Mary Lou’s Activism

A picture of Mary Lou Williams from Richard Brody’s New Yorker article “A Hidden Hero of Jazz.”

I’ve been looking for an appropriate time to talk about Mary Lou Williams in a blog post all semester. Admittedly, this blog post does not have much connection to class, but I find her music so quintessentially American; in listening to her catalogue chronologically, one can distinctly hear the progression of jazz itself. Along with Duke Ellington, she is one of very few stride pianists to make the transition into swing. More importantly, throughout her career, she maintained a strong commitment to care and activism within the jazz community. 

During Franklin Roosevelt’s second run for presidency, Mary Lou felt so strongly about FDR’s run that she went on tour with “The People’s Bandwagon.” She wrote “Ballot Box Boogie in the Key of Franklin D,” as a theme song and rallying cry for Roosevelt’s chances. When asked about prospective voters who might be interested in voting for the opposition, Mary Lou said, 

“Roosevelt has done as much as any President could do for colored men and women… I had to talk to them to change them… They don’t realize anything, d’you know? I’ve been beating my brains out for Roosevelt for quite a while, talking and talking.” 1

Mary Lou Williams didn’t just work for federal issues either. In the 1940s, Mary Lou Williams left the Andy Kirk and Duke Ellington bands, and minimized her touring schedule. She moved back to her hometown of Pittsburgh, and then to 63 Hamilton Terrace in Harlem. There, she led consistent jam sessions with Dizzy Gillespie, Art Tatum, Charlie Parker, and other bebop giants. Despite being nearly ten years older than these musicians, Williams’ incredibly advanced compositional and improvisational styles fit right into the bebop era. While composing, performing, and holding these salons with other jazz musicians, she also worked within the Harlem community at large. In the article, “Mary Lou Williams Likes Her ‘Jams’ and Fighting Juvenile Delinquency,” the author describes Williams’ commitment to her community.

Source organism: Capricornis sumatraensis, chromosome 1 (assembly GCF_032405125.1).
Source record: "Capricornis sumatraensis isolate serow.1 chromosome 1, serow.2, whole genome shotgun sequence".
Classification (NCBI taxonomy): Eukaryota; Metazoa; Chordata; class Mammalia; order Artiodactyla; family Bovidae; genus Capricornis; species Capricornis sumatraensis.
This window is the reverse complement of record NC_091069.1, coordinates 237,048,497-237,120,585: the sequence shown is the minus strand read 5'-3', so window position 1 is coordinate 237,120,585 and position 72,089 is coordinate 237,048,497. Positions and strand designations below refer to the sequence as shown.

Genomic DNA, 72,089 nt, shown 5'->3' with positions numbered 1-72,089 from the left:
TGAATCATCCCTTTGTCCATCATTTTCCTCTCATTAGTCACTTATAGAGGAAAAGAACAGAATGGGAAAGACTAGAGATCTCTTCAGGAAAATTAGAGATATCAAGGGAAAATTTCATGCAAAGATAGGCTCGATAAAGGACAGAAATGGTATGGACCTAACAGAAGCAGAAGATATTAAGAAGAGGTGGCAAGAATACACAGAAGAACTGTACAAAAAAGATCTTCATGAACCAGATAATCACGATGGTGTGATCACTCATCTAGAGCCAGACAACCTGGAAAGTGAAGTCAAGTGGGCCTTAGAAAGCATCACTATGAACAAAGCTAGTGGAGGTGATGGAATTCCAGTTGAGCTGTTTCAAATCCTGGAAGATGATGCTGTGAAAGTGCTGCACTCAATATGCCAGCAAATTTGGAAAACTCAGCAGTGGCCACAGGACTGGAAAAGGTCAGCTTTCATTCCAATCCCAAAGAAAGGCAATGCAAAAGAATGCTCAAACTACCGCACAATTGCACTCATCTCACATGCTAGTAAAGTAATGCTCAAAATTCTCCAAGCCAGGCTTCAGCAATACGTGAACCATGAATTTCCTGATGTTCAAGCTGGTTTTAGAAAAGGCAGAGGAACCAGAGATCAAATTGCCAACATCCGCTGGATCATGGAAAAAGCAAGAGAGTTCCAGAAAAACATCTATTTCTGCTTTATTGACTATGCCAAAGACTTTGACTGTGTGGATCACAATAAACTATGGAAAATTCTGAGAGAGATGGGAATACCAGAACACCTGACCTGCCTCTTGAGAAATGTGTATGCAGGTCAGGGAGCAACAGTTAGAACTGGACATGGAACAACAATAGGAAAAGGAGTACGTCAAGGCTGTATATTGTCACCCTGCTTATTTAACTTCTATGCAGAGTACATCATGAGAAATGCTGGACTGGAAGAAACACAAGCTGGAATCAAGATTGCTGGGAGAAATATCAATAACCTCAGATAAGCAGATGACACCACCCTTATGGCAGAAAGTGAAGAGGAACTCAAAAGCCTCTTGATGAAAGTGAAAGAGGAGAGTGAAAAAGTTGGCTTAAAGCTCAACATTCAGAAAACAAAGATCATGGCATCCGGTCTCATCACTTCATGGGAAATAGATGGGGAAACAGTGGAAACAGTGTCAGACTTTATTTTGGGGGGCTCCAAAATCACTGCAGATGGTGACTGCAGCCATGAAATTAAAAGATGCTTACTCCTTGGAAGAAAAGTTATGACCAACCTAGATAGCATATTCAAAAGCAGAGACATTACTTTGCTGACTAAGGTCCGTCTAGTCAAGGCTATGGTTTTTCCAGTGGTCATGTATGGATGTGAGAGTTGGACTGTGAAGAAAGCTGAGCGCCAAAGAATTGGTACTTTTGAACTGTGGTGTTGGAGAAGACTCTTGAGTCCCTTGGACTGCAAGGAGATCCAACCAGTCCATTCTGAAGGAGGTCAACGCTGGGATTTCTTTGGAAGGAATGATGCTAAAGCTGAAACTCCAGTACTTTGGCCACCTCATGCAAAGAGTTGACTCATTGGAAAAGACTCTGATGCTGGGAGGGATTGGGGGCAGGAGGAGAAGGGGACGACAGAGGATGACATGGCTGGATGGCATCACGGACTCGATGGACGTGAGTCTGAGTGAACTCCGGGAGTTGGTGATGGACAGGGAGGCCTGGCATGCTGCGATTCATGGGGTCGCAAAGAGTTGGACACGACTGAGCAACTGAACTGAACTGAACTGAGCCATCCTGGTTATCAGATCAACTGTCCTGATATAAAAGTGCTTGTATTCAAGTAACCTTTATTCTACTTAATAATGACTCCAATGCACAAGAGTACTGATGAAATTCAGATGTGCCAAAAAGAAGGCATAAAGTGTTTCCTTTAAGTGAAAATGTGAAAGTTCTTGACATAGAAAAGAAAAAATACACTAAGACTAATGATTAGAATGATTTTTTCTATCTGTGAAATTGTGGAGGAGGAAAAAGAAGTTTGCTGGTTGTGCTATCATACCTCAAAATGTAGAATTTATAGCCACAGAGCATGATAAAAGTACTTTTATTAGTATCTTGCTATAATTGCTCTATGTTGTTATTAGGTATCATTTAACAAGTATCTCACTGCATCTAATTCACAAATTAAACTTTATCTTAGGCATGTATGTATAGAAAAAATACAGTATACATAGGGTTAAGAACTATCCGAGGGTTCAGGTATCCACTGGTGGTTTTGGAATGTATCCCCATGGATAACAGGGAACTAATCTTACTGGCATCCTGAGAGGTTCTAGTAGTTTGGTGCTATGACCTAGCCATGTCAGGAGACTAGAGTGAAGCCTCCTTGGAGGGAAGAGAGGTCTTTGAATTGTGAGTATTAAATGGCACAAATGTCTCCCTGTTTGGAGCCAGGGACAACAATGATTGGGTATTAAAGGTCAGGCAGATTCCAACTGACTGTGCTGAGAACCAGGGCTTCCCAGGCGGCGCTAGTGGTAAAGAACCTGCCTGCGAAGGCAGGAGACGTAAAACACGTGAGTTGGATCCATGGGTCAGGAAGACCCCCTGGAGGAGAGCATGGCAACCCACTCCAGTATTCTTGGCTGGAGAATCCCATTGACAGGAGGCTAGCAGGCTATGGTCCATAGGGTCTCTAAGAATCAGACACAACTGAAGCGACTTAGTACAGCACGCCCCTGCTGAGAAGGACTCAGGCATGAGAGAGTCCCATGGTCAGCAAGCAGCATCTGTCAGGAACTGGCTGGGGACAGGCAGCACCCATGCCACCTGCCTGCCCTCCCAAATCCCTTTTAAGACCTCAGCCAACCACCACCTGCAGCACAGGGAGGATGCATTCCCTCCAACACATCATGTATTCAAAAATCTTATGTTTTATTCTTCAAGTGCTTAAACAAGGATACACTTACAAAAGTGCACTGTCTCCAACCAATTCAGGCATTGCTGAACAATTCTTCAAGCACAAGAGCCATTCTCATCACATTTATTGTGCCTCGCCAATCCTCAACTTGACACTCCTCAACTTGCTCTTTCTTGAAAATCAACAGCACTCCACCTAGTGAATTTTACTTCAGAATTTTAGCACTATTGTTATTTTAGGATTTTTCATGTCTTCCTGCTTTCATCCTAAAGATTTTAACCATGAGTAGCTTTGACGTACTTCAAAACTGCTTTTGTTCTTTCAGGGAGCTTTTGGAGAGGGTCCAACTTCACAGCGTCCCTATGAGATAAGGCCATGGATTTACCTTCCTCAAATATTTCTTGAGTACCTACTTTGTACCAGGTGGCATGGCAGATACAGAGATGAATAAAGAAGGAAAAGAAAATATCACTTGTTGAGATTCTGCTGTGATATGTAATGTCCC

“Along about evening-time, Mary Lou goes incognito to one of the most dangerous sections of Harlem… and tries to discover why the delinquents and gang leaders are so vicious in their attacks… she walked the streets that night until she found the leader and made friends with him. He took her into his confidence and it wasn’t long before she was being told his problems.” 2

In 1954, Williams took a 3 year hiatus from playing at all, after abruptly stopping a performance in Paris. She began composing more experimental work, including a complete jazz mass. Within this hiatus, she converted to Catholicism and renewed her commitment to her community.

“After experiencing the death of Charlie Parker and witnessing the deterioration of Bud Powell, Williams decided to intervene. In addition to taking musicians to church, she turned her one-bedroom apartment into a one-woman rehabilitation center. 63 Hamilton Terrace became a halfway house where Williams detoxified, fed, clothed and found work for addicted musicians. The worst cases she housed in a room down the hall that she rented cheaply from a neighbor. Musicians usually stayed a couple of weeks and, when possible, left clean, sober and with employment.” 3

Mary Lou Williams not only was an incredible composer, but she also worked incredibly hard within her community to uplift and support her colleagues and peers. 

1 Hayakawa.

2 “Mary Lou Williams Likes Her ‘Jams’ and Fighting Juvenile Delinquency.”

3 Kernodle.


Calloway, Earl. 1971. “Mary Lou Williams, a Great Jazz Pianist.” Chicago Daily Defender (Daily Edition) (1960-1973), Jun. 29, 12.

Hayakawa, S. I. 1944. “SECOND THOUGHTS: MARY LOU WILLIAMS, PIANIST.” The Chicago Defender (National Edition) (1921-1967), Nov. 04, 15.

Kernodle, Tammy. 2019. “A Woman’s Place: The Importance Of Mary Lou Williams’ Harlem Apartment.” NPR, Sep 12, 2019.

“Mary Lou Williams Likes Her ‘Jams’ and Fighting Juvenile Delinquency.” 1947.The Chicago Defender (National Edition) (1921-1967), Oct. 11, 18.

“ON BANDWAGON FOR FDR.” 1944.The Chicago Defender (National Edition) (1921-1967), Oct. 07, 7.

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